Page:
I got 86% sleep quality last night. How about you?
I walk around most days with a fitness tracker on my wrist, which tells me how good I am at burning calories, sleeping, even standing up every day. My banking app logs and categorizes all of my spending, whilst I track every meal I eat using MyFitnessPal. We live in an age of the so-called “Quantified Self”, in which almost everything we do is seen to be augmented by gathering data — data which we can use to benchmark ourselves and measure improvement.
In business, we’ve been measuring and tracking metrics since time immemorial. Perhaps for this reason, there isn’t a similar buzz word and movement surrounding it. We’ve been measuring income, profit and loss — the core measurements of any business’ performance — since day one. We have to if we want to stay alive.
But it feels to me like we’re entering a new age of data gathering and decision making in business.. One that’s driven by the ability to measure nearly every input and output in almost every area of a web-based technology business. The subscription business model lends itself to measurement from every possible angle, and the success of such a business is in no small part attributed to careful balancing and refining of a set of measurements. Metrics. The result of this, when applied to a SaaS business, is a clearly-definable set of criteria for success, failure and everything in between. Where every input variable and output is measured without question. A Quantified SaaS.
The passage that follows is a day in the life of a (fictional) SaaS business leader, highlighting the use of metrics in each scenario that occurs throughout the day.
Hover over any of the Metrics mentioned in this post to get a definition of each one.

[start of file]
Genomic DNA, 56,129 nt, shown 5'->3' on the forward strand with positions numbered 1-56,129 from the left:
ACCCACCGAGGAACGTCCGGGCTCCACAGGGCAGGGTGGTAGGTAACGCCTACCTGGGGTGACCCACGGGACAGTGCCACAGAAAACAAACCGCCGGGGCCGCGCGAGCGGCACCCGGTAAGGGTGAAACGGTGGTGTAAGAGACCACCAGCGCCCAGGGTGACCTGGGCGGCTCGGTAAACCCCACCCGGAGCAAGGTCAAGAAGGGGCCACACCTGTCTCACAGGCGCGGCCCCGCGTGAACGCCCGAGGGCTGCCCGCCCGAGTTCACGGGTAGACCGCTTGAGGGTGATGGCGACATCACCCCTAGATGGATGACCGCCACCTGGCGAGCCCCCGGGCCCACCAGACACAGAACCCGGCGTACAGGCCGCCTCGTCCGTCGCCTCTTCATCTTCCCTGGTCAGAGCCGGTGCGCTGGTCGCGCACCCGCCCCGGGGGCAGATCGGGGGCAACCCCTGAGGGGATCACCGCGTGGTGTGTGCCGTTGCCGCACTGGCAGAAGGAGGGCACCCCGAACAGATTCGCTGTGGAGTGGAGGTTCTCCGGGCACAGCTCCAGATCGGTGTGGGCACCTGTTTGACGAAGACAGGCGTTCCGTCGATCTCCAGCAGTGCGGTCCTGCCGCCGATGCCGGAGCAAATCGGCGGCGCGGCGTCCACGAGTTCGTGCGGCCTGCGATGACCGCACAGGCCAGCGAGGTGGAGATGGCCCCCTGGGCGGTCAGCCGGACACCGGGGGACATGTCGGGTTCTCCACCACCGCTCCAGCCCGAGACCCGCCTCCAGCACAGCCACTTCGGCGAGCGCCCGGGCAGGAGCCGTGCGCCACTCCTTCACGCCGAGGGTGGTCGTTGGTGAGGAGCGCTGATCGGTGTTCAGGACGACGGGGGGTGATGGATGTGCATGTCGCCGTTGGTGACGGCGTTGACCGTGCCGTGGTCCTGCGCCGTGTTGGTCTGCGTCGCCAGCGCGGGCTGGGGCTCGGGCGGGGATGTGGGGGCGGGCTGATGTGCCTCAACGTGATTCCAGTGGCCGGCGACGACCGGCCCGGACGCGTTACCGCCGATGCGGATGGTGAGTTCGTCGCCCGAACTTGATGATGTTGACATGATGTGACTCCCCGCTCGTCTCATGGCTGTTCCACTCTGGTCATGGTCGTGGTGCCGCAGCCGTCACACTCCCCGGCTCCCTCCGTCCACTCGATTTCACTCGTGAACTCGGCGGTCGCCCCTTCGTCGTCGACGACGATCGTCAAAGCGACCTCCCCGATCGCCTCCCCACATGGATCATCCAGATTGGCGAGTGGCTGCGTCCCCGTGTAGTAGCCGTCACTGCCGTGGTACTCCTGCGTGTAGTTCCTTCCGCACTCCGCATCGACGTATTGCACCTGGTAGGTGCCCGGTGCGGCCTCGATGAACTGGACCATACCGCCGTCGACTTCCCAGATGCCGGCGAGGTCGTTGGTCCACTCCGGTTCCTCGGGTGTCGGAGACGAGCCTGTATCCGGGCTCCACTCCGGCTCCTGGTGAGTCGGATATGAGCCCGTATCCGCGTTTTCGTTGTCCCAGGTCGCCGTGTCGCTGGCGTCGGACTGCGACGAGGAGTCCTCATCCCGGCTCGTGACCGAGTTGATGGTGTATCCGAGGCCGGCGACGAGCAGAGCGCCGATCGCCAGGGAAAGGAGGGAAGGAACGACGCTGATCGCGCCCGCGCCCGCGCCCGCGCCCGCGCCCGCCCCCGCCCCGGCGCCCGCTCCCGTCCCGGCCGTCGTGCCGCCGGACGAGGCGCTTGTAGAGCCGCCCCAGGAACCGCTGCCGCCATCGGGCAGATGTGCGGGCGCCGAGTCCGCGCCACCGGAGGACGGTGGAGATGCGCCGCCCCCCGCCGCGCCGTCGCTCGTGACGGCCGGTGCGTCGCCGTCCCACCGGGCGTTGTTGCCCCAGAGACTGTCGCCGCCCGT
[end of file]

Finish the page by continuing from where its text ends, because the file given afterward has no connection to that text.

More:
Woke up early this morning, and took a glance at the company’s dashboard for the week before, to see what was what. Nothing crazy, pretty much as expected – apart for the nice spike in New Trials the week before, due to that article which hit the front page of Hacker News. Nice. Having said that, the spike in Sessions (and therefore less-qualified visitors) did cause a significant drop in Visitor-to-trial conversion rate, which I expected of course. Time to head to the office…
Arrived at the office after a frustrating commute. Still, at least I had a bunch of podcasts queued up to listen to. Feels like my brain isn’t totally inactive, at least.
Just sent out our monthly investor update. It’s pretty hard to condense all of our performance into something that’s easily digestible, but I think I got there. Things are looking fairly good this month, MRR growth is up from the previous month, and we have a have a good pipeline of QLs that we can hopefully convert in the coming weeks. We’ll have to fix that growing Customer Churn Rate issue though, otherwise it’s really going to bite us further down the line.
My Marketing Director just grabbed me in the corridor — we have a problem. Apparently our LTV has been declining over the last couple of months (we don’t include LTV in monthly updates, our investors aren’t fans of it). Currently it’s at the stage where our CAC:LTV ratio is far from efficient. Looks like we’ll need to find some new ways to get the CAC down, whilst the customer success team look into the growing churn rate problem.
Okay, so the Churn problem isn’t quite as bad as we initially thought. When we looked into the data, it turned out that the MRR Churn Rate — that is, the value of churned MRR each month — is pretty much unchanged. What we’re seeing is that customers on the starter plan (and therefore representing a small amount of revenue) are churning, hence the increased Customer Churn Rate. Still a problem, just not a disaster as we might have thought.
I’ll ask someone in Customer Success to glance over a Cohort Analysis chart and really understand where the problems in Customer Churn Rate are occurring. My suspicion is that there’s a spike around month 3.
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Just got out of a meeting where we walked through some of our product on-boarding changes, intended to nudge the Trial-to-paid conversion rate a little bit higher. At this stage, nothing is going to make a drastic difference, we’re really just looking at small-scale optimization.
Last call of the day. This time, with a VC who’s interested in getting on board with our upcoming funding round. She completely caught me unawares when she asked what our Quick Ratio was. I don’t have a clue! She said it was important to understand our potential to grow the business efficiently. Guess I’ll have to go away and do some homework…
ARPA is all good though. She liked our ARPA.
Exhausted. Finished up a few bits and I’m out of here. Is it Friday yet?